And research has found that students who receive praise for being smart—as opposed to praise for effort and progress—are more inclined to exaggerate their performance and to cheat on assignments, likely because they are carrying the burden of lofty expectations.
A Developmental Stage
When it comes to risk management, adolescent students are bullish. Research has found that teenagers are biologically predisposed to be more tolerant of unknown outcomes and less bothered by stated risks than their older peers.
“In high school, they’re risk takers developmentally, and can’t see the consequences of immediate actions,” Rettinger says. “Even delayed consequences are remote to them.”
While cheating may not be a thrill ride, students already inclined to rebel against curfews and dabble in illicit substances have a certain comfort level with being reckless. They’re willing to gamble when they think they can keep up the ruse—and more inclined to believe they can get away with it.
Cheating also appears to be almost contagious among young people—and may even serve as a kind of social adhesive, at least in environments where it is widely accepted. A study of military academy students from 1959 to 2002 revealed that students in communities where cheating is tolerated easily cave in to peer pressure, finding it harder not to cheat out of fear of losing social status if they don’t.
Michael, a former student, explained that while he didn’t need to help classmates cheat, he felt “unable to say no.” Once he started, he couldn’t stop.
Technology Facilitates and Normalizes It
With smartphones and Alexa at their fingertips, today’s students have easy access to quick answers and content they can reproduce for exams and papers. Studies show that technology has made cheating in school easier, more convenient, and harder to catch than ever before.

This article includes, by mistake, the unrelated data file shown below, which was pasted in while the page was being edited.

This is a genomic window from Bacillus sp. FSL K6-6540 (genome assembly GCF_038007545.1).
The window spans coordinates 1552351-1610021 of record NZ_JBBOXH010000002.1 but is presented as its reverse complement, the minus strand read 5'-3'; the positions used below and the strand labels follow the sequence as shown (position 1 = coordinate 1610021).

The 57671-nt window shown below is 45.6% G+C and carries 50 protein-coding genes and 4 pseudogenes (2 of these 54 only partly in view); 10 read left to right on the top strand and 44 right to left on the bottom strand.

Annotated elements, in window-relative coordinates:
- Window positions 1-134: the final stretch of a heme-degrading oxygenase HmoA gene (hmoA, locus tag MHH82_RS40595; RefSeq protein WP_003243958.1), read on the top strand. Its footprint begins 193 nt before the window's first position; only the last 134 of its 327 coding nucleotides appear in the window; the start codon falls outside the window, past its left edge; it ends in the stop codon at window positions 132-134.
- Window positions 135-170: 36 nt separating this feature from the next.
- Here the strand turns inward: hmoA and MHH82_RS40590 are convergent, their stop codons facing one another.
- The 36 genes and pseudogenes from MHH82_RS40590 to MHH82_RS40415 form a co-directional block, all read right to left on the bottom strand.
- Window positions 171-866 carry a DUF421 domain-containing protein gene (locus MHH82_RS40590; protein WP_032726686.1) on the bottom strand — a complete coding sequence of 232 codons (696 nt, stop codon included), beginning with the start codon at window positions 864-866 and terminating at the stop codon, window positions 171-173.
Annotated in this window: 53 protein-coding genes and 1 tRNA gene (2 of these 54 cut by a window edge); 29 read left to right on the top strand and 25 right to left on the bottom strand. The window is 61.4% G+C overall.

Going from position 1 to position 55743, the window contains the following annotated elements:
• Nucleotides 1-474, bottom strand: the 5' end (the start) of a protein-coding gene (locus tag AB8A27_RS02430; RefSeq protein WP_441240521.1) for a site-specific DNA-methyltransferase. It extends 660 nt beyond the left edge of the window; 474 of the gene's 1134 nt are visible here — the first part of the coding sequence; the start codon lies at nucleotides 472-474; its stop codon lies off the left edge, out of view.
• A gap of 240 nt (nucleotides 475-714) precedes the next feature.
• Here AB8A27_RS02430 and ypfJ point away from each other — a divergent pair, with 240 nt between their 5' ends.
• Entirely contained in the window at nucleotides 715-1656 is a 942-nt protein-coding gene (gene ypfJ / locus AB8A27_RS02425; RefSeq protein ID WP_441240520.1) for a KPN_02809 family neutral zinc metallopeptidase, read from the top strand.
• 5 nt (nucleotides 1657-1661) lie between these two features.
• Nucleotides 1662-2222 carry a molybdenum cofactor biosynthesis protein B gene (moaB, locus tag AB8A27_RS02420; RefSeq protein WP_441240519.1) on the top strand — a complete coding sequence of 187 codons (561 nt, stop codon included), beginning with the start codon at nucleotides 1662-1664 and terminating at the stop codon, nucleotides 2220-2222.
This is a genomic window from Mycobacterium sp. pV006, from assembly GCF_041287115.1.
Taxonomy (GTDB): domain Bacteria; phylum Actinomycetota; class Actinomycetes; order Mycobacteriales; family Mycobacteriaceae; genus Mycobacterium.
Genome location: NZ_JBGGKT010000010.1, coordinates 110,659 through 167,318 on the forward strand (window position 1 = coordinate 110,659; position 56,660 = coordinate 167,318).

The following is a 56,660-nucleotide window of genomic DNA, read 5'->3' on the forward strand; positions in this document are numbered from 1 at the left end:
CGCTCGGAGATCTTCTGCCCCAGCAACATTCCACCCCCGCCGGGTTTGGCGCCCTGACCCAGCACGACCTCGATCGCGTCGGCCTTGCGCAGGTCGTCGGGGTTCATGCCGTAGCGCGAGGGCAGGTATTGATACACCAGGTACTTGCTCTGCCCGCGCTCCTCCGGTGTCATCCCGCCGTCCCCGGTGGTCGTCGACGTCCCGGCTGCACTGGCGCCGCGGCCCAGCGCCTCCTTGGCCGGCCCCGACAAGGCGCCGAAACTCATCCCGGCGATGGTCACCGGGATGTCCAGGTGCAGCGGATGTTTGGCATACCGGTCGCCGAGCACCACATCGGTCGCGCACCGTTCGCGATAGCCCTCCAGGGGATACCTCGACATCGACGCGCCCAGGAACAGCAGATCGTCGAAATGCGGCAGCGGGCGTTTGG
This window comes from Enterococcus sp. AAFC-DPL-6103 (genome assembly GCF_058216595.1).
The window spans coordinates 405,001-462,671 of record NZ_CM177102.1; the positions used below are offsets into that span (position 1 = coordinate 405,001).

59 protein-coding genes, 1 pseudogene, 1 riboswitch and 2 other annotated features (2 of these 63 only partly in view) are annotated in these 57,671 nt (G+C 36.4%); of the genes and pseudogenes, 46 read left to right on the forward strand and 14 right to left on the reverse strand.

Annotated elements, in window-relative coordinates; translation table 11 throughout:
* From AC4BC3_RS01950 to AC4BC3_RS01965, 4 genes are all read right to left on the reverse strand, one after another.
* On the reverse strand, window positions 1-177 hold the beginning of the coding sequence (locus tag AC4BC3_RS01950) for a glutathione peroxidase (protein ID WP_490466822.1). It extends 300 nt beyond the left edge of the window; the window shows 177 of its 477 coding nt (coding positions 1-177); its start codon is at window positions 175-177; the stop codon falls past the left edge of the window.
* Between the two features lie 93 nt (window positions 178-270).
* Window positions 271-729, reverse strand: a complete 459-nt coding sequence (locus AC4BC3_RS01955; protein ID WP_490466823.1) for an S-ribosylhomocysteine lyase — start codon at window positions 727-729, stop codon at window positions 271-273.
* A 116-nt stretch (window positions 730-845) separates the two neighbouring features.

To Liz Ruff, an English teacher at Garfield High School in Los Angeles, students’ use of social media can erode their understanding of authenticity and intellectual property. Because students are used to reposting images, repurposing memes, and watching parody videos, they “see ownership as nebulous,” she said.
As a result, while they may want to avoid penalties for plagiarism, they may not see it as wrong or even know that they’re doing it.
This confirms what Donald McCabe, a Rutgers University Business School professor, reported in his 2012 book; he found that more than 60 percent of surveyed students who had cheated considered digital plagiarism to be “trivial”—effectively, students believed it was not actually cheating at all.
Strategies for Reducing Cheating
Even moral students need help acting morally, said Dr. Jason M. Stephens, who researches academic motivation and moral development in adolescents at the University of Auckland’s School of Learning, Development, and Professional Practice. According to Stephens, teachers are uniquely positioned to infuse students with a sense of responsibility and help them overcome the rationalizations that enable them to think cheating is OK.